Is Colorblindness the Answer?

Coleman Hughes, author of 'The End of Race Politics,' testifying during a hearing on slavery reparations held by the House Judiciary Subcommittee on the Constitution, Civil Rights, and Civil Liberties on June 19, 2019, in Washington, D.C. (Photo by Zach Gibson/Getty Images)

Conversations about race tend to oscillate between two frustrating, polarizing extremes, between a right that often exacerbates racial animus and a left that frequently treats race as the central, enduring fact of American life.

It’s this latter tendency that Coleman Hughes explores in The End of Race Politics: Arguments for a Colorblind America. The popular podcaster and contributor to The Free Press certainly recognizes the former problem, but the thrust of his new book focuses on the trouble with overstating the role of race in our country. If we truly want to advance racial justice, Hughes contends, we’re better off abandoning any consideration of race—both in politics and in our personal conduct. In short, we should unabashedly embrace colorblindness.

Let’s clarify what colorblindness is and isn’t for Hughes. Colorblindness isn’t credulity about race; it’s not a claim that we could or should literally stop “seeing” it. And contra many progressive critics of colorblindness, it’s not indifference toward race, either. Hughes turns to colorblindness to improve our conversations about race, not to sidestep them.

Colorblindness, or more precisely what Hughes calls “the colorblind principle,” commits itself to treating individuals “without regard to race, both in our public policy and in our private lives.” For Hughes, that’s consistent with the legacy of abolition and civil rights, while today’s hyperfocus on race deviates from those achievements by entrenching race-consciousness into our laws and minds. With intentional appropriation, Hughes refers to the colorblind principle as the real anti-racism. What passes for that term—popularized by writers like Ibram X. Kendi and used frequently by proponents of critical race theory—he relabels as “neoracism” instead.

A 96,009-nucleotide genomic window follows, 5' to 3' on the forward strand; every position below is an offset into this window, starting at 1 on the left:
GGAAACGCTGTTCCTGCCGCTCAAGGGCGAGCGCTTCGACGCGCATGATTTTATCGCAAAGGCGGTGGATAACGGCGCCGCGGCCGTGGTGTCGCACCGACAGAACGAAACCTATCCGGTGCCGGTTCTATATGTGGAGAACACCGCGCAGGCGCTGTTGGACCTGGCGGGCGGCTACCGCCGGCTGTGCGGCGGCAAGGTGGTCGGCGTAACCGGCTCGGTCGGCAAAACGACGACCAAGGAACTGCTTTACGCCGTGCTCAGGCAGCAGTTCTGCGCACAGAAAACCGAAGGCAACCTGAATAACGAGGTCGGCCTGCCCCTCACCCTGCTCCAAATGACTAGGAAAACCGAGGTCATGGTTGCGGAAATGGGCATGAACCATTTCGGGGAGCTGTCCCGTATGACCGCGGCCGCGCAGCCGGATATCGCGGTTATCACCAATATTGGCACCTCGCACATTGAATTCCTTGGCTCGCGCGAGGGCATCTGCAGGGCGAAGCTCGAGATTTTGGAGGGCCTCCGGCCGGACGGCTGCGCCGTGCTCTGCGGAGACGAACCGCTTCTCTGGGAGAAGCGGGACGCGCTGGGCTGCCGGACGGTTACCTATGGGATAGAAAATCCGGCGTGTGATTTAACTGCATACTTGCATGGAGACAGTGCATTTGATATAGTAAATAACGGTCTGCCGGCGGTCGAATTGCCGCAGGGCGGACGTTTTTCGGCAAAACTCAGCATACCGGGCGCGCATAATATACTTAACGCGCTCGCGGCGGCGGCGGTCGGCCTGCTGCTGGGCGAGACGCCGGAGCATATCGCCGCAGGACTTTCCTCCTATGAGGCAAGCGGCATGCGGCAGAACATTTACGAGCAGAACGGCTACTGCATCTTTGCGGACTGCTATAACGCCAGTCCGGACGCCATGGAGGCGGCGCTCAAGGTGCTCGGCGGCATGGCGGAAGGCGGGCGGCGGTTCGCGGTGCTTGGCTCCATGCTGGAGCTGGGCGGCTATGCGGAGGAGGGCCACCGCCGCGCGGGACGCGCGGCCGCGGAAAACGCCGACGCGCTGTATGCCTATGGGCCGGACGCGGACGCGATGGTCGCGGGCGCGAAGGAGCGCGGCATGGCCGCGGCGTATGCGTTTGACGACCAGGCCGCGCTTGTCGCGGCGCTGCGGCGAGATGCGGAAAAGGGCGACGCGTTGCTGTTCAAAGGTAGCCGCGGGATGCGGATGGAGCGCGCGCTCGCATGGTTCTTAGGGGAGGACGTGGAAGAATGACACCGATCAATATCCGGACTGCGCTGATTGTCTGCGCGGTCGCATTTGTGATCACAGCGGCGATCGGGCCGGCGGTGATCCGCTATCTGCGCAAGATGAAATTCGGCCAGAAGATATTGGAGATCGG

“Out of everyone in Western society,” Hughes writes, “neoracists (along with old-school racists) are the most fixated on enforcing the rules and norms surrounding the concept of race.”

Hughes excels at outlining the pitfalls of neoracist public policies. He covers flashy topics like reparations and affirmative action but expands his critique of neoracism beyond them. Whether it’s CDC officials considering that race might trump age as an eligibility factor for a COVID-19 vaccine or more than 40 percent of college campuses offering, in effect, racially segregated dorms and orientations, Hughes details how neoracism reinforces both a reductive preoccupation with race and a willingness to discriminate on its basis.

And he explores the mindset behind neoracism as well. The idea, for example, that hard work and self-reliance stem from a “white dominant culture,” or Kendi’s infamous adage that “the only remedy to racist discrimination is antiracist discrimination” both get their deserved critiques. These claims aren’t just infantilizing and illiberal; they’re anachronistic. They ignore that in 1958, for example, only 4 percent of Americans approved of interracial marriage, but by 2021 that figure had climbed to 94 percent. Similarly, in 1958 only 38 percent of Americans said they would support a qualified black candidate running for office; in 2019, 96 percent did

Does racial bias still exist? Does America, as David French argued in 2020, still have far to go to address racism? Undoubtedly. But by the same token, Hughes persuasively shows that we should neither downplay racial progress nor undermine it through ideas like “antiracist discrimination.” In that regard, The End of Race Politics positions itself as a rejoinder to the Kendiesque race-consciousness that’s in vogue in much of our discourse. It offers a compelling case for the colorblind principle as a matter of public or institutional policies.